Cooperation is one of the biggest problems our species had to solve. How do we get big groups to cooperate? The reason it’s such a hard puzzle is because we couldn’t use the same solution as other species, like ants and bees, use. Our families aren’t extensive enough to rely on kinship.
So we needed something more. One candidate for cooperation is our belief systems. If we all agree that the same things are important to us, then it becomes far easier to work together. What’s more, the surer we can be that other people stick to our belief system, the better we can cooperate.
The most interesting thing about this is that it turns the problems I mentioned above from bugs into features. Suddenly, it makes sense for us to have the confirmation bias and the backfire effect. They’re there to defend cooperation, while completely logical reasoning would be problematic. After all, in the short term, they’d have us betraying each other far quicker, which would undermine long-term cooperation. And so, mechanisms evolved to keep our belief system in line with those around us.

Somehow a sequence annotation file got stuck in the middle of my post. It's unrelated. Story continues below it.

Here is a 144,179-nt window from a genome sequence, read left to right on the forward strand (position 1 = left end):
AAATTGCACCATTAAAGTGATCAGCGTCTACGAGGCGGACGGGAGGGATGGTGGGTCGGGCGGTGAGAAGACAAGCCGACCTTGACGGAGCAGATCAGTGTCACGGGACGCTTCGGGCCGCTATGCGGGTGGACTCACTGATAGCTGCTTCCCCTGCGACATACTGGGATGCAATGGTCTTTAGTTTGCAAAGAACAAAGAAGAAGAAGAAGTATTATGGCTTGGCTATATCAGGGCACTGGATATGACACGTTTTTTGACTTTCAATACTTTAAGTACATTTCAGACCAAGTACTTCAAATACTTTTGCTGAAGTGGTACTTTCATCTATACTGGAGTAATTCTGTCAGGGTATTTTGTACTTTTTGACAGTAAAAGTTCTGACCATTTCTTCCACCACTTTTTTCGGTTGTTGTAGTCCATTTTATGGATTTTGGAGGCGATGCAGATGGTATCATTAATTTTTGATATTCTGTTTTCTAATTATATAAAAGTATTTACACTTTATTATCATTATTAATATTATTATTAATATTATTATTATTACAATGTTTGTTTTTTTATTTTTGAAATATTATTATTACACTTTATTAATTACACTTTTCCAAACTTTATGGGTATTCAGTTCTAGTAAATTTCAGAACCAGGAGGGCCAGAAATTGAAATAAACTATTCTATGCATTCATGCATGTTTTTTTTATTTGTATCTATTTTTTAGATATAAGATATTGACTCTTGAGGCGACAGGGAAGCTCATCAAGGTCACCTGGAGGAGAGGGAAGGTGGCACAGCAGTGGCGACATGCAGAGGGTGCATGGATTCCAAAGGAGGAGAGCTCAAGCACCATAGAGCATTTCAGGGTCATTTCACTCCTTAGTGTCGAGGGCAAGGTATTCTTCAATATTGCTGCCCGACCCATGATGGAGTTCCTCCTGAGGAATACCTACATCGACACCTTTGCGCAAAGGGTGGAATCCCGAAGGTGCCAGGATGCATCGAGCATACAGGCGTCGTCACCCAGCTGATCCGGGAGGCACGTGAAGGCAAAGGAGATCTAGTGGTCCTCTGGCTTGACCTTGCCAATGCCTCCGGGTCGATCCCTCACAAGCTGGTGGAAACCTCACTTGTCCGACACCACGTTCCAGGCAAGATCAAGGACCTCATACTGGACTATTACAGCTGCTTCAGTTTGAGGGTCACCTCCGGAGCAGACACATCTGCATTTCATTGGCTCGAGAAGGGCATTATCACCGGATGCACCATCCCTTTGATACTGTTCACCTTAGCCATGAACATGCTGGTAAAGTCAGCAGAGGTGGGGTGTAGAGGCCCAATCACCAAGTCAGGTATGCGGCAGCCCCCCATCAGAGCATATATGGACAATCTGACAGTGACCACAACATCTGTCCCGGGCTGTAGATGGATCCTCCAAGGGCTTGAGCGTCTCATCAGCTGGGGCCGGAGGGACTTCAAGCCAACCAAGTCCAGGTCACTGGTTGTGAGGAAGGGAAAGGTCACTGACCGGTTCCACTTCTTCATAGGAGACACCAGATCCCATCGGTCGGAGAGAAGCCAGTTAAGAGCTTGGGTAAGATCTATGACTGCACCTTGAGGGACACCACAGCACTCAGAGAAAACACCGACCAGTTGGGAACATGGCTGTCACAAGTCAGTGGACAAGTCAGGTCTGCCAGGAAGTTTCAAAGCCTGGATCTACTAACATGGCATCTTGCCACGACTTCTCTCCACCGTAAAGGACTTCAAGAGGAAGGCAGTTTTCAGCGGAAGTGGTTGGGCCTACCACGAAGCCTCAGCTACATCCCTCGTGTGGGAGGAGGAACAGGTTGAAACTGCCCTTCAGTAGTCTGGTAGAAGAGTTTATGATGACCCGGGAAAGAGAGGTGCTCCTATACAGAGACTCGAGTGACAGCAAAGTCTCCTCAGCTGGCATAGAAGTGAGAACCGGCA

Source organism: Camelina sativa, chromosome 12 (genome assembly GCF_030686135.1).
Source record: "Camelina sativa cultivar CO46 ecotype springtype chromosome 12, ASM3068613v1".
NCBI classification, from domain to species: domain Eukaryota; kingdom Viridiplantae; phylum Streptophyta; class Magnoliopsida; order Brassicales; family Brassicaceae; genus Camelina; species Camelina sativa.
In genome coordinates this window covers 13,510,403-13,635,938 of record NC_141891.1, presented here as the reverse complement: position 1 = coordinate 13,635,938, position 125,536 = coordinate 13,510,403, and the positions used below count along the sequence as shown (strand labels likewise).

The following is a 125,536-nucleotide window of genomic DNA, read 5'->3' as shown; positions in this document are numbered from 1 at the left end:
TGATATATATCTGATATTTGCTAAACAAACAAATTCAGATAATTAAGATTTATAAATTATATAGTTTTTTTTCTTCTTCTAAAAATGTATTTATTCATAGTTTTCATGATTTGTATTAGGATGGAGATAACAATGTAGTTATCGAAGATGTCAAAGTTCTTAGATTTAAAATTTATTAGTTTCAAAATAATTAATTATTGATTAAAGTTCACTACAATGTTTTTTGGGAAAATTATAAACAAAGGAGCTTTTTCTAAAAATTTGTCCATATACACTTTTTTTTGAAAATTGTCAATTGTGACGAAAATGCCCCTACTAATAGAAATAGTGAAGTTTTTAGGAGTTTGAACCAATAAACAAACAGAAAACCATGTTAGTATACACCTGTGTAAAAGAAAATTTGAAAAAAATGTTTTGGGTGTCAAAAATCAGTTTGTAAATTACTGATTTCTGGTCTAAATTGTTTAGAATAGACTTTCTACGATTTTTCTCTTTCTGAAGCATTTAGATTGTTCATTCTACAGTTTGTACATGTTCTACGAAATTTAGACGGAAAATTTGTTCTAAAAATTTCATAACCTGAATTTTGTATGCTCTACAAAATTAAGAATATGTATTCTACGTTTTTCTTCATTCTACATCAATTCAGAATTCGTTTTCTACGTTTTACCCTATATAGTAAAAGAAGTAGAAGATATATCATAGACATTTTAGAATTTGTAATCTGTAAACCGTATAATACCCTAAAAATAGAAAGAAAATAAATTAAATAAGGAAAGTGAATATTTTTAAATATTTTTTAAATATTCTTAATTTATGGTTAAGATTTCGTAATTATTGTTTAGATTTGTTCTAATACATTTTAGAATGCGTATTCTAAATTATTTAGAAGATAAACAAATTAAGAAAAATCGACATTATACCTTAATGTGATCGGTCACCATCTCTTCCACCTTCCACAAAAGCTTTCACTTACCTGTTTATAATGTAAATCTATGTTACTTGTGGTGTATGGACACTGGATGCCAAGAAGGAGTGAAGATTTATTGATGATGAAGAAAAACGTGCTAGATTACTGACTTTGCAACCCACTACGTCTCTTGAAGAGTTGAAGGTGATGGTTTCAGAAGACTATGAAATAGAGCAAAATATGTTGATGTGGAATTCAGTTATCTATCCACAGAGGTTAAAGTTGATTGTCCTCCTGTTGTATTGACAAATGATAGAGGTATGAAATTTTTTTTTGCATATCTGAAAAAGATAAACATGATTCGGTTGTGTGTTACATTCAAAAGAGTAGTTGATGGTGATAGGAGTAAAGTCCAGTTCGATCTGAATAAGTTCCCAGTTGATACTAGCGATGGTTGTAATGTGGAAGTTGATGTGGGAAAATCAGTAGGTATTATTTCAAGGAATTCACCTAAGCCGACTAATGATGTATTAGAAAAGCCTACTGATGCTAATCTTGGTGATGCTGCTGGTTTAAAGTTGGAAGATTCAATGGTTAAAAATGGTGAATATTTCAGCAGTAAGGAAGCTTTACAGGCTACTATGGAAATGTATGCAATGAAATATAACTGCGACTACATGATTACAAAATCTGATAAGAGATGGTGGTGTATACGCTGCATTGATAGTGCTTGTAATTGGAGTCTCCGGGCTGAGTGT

Interestingly, this would mean we don’t only have systems in place to make us stick to our original beliefs. We’d also have mechanisms which make us sensitive to how our immediate peers are changing their opinions. I don’t know what the research about that is.
Change happens at the edges
My second point is related to the concept of core beliefs. You might have noticed me using that phrase above. I explained how when you attack the beliefs that form a part of their identity they won’t change their minds.